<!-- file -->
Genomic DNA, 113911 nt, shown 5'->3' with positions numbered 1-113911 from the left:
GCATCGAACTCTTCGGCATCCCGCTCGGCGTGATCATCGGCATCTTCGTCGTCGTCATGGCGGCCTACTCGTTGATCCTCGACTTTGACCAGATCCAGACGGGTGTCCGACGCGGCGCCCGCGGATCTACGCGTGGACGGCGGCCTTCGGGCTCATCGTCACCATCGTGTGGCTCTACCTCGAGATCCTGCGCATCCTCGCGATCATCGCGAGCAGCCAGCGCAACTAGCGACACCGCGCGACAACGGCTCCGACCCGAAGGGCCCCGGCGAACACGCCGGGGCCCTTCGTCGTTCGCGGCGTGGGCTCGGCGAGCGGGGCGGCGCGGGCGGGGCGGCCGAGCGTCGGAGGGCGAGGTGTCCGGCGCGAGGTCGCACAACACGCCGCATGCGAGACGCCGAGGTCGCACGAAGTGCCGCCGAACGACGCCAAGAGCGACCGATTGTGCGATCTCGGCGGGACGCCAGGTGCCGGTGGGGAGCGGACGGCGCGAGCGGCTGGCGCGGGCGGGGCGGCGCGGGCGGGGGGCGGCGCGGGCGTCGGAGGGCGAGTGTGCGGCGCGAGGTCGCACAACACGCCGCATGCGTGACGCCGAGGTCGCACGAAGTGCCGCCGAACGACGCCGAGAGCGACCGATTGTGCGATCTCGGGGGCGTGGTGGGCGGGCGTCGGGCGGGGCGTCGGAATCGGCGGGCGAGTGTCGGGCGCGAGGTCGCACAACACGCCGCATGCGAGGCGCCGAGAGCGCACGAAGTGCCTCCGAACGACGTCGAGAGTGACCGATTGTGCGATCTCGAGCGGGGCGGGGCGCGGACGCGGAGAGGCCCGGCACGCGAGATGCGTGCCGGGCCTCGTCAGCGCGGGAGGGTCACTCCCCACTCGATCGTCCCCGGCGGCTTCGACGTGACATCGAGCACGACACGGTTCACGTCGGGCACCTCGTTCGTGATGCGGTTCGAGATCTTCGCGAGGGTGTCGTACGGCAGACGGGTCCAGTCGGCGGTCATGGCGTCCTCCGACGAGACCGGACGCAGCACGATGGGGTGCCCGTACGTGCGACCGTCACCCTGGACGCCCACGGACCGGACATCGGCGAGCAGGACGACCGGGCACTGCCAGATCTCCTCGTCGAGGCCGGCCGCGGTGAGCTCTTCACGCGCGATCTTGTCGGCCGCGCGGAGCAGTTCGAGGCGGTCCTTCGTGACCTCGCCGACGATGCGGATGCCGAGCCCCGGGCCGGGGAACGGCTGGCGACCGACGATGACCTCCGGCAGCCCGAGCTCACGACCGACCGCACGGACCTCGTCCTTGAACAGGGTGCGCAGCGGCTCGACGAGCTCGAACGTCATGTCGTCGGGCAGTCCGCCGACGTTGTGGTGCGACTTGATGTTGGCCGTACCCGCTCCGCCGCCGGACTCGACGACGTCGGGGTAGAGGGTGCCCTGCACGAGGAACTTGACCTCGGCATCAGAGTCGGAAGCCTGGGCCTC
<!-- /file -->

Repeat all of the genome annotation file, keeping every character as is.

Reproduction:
Genomic DNA, 113911 nt, shown 5'->3' with positions numbered 1-113911 from the left:
GCATCGAACTCTTCGGCATCCCGCTCGGCGTGATCATCGGCATCTTCGTCGTCGTCATGGCGGCCTACTCGTTGATCCTCGACTTTGACCAGATCCAGACGGGTGTCCGACGCGGCGCCCGCGGATCTACGCGTGGACGGCGGCCTTCGGGCTCATCGTCACCATCGTGTGGCTCTACCTCGAGATCCTGCGCATCCTCGCGATCATCGCGAGCAGCCAGCGCAACTAGCGACACCGCGCGACAACGGCTCCGACCCGAAGGGCCCCGGCGAACACGCCGGGGCCCTTCGTCGTTCGCGGCGTGGGCTCGGCGAGCGGGGCGGCGCGGGCGGGGCGGCCGAGCGTCGGAGGGCGAGGTGTCCGGCGCGAGGTCGCACAACACGCCGCATGCGAGACGCCGAGGTCGCACGAAGTGCCGCCGAACGACGCCAAGAGCGACCGATTGTGCGATCTCGGCGGGACGCCAGGTGCCGGTGGGGAGCGGACGGCGCGAGCGGCTGGCGCGGGCGGGGCGGCGCGGGCGGGGGGCGGCGCGGGCGTCGGAGGGCGAGTGTGCGGCGCGAGGTCGCACAACACGCCGCATGCGTGACGCCGAGGTCGCACGAAGTGCCGCCGAACGACGCCGAGAGCGACCGATTGTGCGATCTCGGGGGCGTGGTGGGCGGGCGTCGGGCGGGGCGTCGGAATCGGCGGGCGAGTGTCGGGCGCGAGGTCGCACAACACGCCGCATGCGAGGCGCCGAGAGCGCACGAAGTGCCTCCGAACGACGTCGAGAGTGACCGATTGTGCGATCTCGAGCGGGGCGGGGCGCGGACGCGGAGAGGCCCGGCACGCGAGATGCGTGCCGGGCCTCGTCAGCGCGGGAGGGTCACTCCCCACTCGATCGTCCCCGGCGGCTTCGACGTGACATCGAGCACGACACGGTTCACGTCGGGCACCTCGTTCGTGATGCGGTTCGAGATCTTCGCGAGGGTGTCGTACGGCAGACGGGTCCAGTCGGCGGTCATGGCGTCCTCCGACGAGACCGGACGCAGCACGATGGGGTGCCCGTACGTGCGACCGTCACCCTGGACGCCCACGGACCGGACATCGGCGAGCAGGACGACCGGGCACTGCCAGATCTCCTCGTCGAGGCCGGCCGCGGTGAGCTCTTCACGCGCGATCTTGTCGGCCGCGCGGAGCAGTTCGAGGCGGTCCTTCGTGACCTCGCCGACGATGCGGATGCCGAGCCCCGGGCCGGGGAACGGCTGGCGACCGACGATGACCTCCGGCAGCCCGAGCTCACGACCGACCGCACGGACCTCGTCCTTGAACAGGGTGCGCAGCGGCTCGACGAGCTCGAACGTCATGTCGTCGGGCAGTCCGCCGACGTTGTGGTGCGACTTGATGTTGGCCGTACCCGCTCCGCCGCCGGACTCGACGACGTCGGGGTAGAGGGTGCCCTGCACGAGGAACTTGACCTCGGCATCAGAGTCGGAAGCCTGGGCCTC